Students come from the local community and overseas to study at Gloucestershire College. With its own construction workshops, engineering labs, hair and beauty salons, a theatre, recording studios, tennis courts and on-site restaurants, there are many study options to choose from. Offering both full and part-time courses, higher education, apprenticeships and accredited training for businesses, the college manages a complex admissions process.
Gloucestershire College had been running some admissions on Capita’s UNIT-e management information system, while others were administered on a separate IT system. This was not the most efficient way of working and did not offer an accurate picture of student numbers.
Neil explains; “The full-time further education courses used to go through one system, while the data for the other courses at the college were held on different spreadsheets. This meant there was no central overview of information, making it difficult for us to assess student numbers, manage applications efficiently, track the experience of applicants, and make decisions about which courses to run and where.”
It was paramount that they simplified the application process for students too. “Many of our students typically apply online for multiple courses, with one being their first choice,” says Neil. “A student might apply for both level 2 and level 3 of the same subject, for example, so they have options in the event they don’t get the grades they expect.
“Under the old system, the college was unable to identify which course was the student’s first choice from the information available. So, if a student applied for four different courses, the college would have to invite them to enrol on each course separately, entering their information in full each time. “The student would then receive a separate letter from us relating to each course. This was something we needed to address.”
Another challenge with the way courses were administered was that if a student applied for a full-time engineering course as well as an accountancy apprenticeship, two different teams would handle the applications.
“We had multiple teams with no visibility of overall applications,” says Neil. “This meant that one team would have to request information from another, adding to their workload and running the risk of important information falling through the gap. “What we needed was a central place for all our student and course data.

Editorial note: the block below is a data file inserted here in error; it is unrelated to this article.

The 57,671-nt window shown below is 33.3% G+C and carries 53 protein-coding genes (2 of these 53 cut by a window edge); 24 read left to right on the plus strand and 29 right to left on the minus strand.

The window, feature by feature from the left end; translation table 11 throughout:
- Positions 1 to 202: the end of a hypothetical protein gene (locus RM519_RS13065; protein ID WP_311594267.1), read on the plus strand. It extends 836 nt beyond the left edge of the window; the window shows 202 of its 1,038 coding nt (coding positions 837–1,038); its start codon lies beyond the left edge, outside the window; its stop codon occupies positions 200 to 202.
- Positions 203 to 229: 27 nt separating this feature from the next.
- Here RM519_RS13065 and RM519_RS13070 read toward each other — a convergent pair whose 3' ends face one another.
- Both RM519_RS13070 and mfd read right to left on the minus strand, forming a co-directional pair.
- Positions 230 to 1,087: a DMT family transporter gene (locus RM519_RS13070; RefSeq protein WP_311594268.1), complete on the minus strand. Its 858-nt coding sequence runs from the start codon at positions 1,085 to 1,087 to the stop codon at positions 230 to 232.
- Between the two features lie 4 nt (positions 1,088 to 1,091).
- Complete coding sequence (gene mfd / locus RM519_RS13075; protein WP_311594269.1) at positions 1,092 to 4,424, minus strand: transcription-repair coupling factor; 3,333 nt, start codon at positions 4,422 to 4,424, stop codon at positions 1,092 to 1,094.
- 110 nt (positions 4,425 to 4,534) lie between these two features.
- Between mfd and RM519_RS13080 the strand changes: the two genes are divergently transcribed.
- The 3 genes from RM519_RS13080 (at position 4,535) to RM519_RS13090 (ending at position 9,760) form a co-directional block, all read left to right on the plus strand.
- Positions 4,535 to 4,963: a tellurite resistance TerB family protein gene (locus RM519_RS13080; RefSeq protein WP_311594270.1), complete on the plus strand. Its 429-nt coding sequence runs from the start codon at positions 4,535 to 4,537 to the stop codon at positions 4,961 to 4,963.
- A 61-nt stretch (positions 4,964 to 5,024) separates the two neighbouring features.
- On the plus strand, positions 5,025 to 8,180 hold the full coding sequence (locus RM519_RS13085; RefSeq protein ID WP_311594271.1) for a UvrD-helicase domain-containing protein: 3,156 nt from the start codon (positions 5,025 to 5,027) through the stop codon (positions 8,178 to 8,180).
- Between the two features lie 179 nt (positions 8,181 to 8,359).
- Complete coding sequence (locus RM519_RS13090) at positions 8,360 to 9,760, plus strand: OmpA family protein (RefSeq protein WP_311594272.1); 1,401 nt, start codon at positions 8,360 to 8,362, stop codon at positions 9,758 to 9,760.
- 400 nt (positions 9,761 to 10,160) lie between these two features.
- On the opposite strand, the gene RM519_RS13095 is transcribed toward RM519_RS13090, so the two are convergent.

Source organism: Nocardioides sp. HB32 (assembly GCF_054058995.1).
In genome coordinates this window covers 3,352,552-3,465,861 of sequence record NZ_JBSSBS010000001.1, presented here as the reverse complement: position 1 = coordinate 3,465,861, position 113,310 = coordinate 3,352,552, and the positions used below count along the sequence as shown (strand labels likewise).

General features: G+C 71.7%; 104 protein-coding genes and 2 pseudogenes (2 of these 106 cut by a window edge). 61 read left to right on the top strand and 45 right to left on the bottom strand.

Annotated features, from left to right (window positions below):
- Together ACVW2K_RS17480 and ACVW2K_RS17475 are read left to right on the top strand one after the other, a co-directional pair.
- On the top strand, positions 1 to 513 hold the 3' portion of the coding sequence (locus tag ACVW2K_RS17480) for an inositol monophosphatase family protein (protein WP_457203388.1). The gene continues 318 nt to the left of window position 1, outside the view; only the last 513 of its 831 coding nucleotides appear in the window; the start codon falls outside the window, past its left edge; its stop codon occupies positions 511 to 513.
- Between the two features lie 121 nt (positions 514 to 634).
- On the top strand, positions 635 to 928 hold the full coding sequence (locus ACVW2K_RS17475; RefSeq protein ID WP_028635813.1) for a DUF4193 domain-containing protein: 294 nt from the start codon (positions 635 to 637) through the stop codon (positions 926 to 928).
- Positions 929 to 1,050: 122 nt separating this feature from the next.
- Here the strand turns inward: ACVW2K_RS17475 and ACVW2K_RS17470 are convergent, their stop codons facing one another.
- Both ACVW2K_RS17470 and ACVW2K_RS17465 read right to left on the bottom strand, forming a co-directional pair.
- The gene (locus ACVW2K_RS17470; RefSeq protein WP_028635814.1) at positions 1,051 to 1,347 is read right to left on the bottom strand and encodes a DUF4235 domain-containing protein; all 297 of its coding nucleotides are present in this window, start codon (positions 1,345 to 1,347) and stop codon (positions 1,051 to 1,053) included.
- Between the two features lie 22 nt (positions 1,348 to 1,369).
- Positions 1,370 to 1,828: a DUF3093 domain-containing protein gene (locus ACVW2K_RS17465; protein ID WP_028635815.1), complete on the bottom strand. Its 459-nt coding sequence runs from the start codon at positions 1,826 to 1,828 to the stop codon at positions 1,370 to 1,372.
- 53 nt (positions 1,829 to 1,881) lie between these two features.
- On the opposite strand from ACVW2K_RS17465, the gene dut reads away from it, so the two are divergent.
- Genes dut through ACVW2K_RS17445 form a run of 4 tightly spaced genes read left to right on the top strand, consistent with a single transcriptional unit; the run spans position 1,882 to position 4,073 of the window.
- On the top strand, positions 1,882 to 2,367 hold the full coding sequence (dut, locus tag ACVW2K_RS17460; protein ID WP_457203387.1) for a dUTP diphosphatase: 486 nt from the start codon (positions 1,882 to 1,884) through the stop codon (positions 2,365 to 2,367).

Gloucestershire College decided to develop its use of UNIT-e to manage applications and admissions in one place to simplify the applications process for both staff and students. “With all our online admissions now managed centrally in UNIT-e, we can ask students to indicate which of the courses they are applying for is their primary choice, at the point of application.
“This gives us a clear view of what the student is applying for. Staff can see the full history of each applicant, the progress of the application and all the communications relating to it, which we couldn’t do before. Our team can then send the students one letter, and invite them once for interview, saving time for staff and students.”
The reduction in administration means the team can spend more time speaking to prospective students, helping them with their applications and advising them on their course selection.
Having real-time data on online admissions is helping the college to ensure a positive experience for applicants and students, as Neil explains. “The move has saved hours of time for staff and resulted in a 30% increase in online applications since 2016. “We can see how long an applicant has spent at certain stages of the online admissions process and step in to help if a student is having difficulties completing the required information or seems unsure of which course to apply for. We can also see if a student who has visited the website is waiting for further information or an invitation for an interview, which helps move the process along.”
UNIT-e has also helped Gloucestershire College make the transition to digital communications. The college now mails out just one letter with a student’s offer, and all subsequent communications are managed by text and email. “Communicating in this way has made it easier for the college to maintain a dialogue with students as their courses progress,” says Neil. “The response to the new admissions system from students has been really positive and our 90% of online applications is testament to that.”